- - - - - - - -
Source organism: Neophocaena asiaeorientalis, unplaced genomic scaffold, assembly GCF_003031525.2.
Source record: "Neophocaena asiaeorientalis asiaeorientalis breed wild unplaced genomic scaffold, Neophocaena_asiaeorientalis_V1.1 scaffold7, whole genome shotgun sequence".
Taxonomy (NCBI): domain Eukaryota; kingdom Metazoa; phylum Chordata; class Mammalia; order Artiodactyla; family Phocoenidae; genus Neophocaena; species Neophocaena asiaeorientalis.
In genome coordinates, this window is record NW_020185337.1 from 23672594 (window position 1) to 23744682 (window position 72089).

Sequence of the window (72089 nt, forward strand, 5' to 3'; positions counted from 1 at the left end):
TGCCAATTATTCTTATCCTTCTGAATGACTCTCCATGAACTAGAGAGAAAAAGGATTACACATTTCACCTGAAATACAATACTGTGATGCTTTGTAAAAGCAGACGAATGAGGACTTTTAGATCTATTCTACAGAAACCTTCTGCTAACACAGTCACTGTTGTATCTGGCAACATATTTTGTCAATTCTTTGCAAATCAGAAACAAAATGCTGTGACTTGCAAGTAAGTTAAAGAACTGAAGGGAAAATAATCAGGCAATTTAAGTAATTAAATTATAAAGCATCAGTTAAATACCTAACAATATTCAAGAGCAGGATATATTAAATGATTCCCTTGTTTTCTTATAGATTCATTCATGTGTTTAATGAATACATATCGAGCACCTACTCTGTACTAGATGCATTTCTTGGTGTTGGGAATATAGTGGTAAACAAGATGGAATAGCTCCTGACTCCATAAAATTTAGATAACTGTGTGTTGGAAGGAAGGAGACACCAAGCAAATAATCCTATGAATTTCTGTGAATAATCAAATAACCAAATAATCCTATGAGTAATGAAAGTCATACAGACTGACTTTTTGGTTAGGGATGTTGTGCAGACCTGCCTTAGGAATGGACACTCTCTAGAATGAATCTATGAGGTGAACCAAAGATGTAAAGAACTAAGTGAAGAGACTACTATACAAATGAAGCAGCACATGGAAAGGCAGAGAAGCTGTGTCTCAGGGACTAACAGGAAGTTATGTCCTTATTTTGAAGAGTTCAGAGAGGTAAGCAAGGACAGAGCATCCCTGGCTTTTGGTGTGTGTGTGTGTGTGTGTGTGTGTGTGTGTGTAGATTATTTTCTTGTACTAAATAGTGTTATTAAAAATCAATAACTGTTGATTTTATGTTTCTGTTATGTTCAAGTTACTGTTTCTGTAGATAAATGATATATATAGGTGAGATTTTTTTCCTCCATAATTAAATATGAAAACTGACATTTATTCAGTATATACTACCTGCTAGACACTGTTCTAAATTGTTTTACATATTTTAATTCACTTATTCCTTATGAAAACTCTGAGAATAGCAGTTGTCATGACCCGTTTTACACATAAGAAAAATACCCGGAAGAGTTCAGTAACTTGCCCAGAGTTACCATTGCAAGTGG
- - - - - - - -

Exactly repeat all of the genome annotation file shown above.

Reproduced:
Source organism: Neophocaena asiaeorientalis, unplaced genomic scaffold, assembly GCF_003031525.2.
Source record: "Neophocaena asiaeorientalis asiaeorientalis breed wild unplaced genomic scaffold, Neophocaena_asiaeorientalis_V1.1 scaffold7, whole genome shotgun sequence".
Taxonomy (NCBI): domain Eukaryota; kingdom Metazoa; phylum Chordata; class Mammalia; order Artiodactyla; family Phocoenidae; genus Neophocaena; species Neophocaena asiaeorientalis.
In genome coordinates, this window is record NW_020185337.1 from 23672594 (window position 1) to 23744682 (window position 72089).

Sequence of the window (72089 nt, forward strand, 5' to 3'; positions counted from 1 at the left end):
TGCCAATTATTCTTATCCTTCTGAATGACTCTCCATGAACTAGAGAGAAAAAGGATTACACATTTCACCTGAAATACAATACTGTGATGCTTTGTAAAAGCAGACGAATGAGGACTTTTAGATCTATTCTACAGAAACCTTCTGCTAACACAGTCACTGTTGTATCTGGCAACATATTTTGTCAATTCTTTGCAAATCAGAAACAAAATGCTGTGACTTGCAAGTAAGTTAAAGAACTGAAGGGAAAATAATCAGGCAATTTAAGTAATTAAATTATAAAGCATCAGTTAAATACCTAACAATATTCAAGAGCAGGATATATTAAATGATTCCCTTGTTTTCTTATAGATTCATTCATGTGTTTAATGAATACATATCGAGCACCTACTCTGTACTAGATGCATTTCTTGGTGTTGGGAATATAGTGGTAAACAAGATGGAATAGCTCCTGACTCCATAAAATTTAGATAACTGTGTGTTGGAAGGAAGGAGACACCAAGCAAATAATCCTATGAATTTCTGTGAATAATCAAATAACCAAATAATCCTATGAGTAATGAAAGTCATACAGACTGACTTTTTGGTTAGGGATGTTGTGCAGACCTGCCTTAGGAATGGACACTCTCTAGAATGAATCTATGAGGTGAACCAAAGATGTAAAGAACTAAGTGAAGAGACTACTATACAAATGAAGCAGCACATGGAAAGGCAGAGAAGCTGTGTCTCAGGGACTAACAGGAAGTTATGTCCTTATTTTGAAGAGTTCAGAGAGGTAAGCAAGGACAGAGCATCCCTGGCTTTTGGTGTGTGTGTGTGTGTGTGTGTGTGTGTGTGTGTAGATTATTTTCTTGTACTAAATAGTGTTATTAAAAATCAATAACTGTTGATTTTATGTTTCTGTTATGTTCAAGTTACTGTTTCTGTAGATAAATGATATATATAGGTGAGATTTTTTTCCTCCATAATTAAATATGAAAACTGACATTTATTCAGTATATACTACCTGCTAGACACTGTTCTAAATTGTTTTACATATTTTAATTCACTTATTCCTTATGAAAACTCTGAGAATAGCAGTTGTCATGACCCGTTTTACACATAAGAAAAATACCCGGAAGAGTTCAGTAACTTGCCCAGAGTTACCATTGCAAGTGG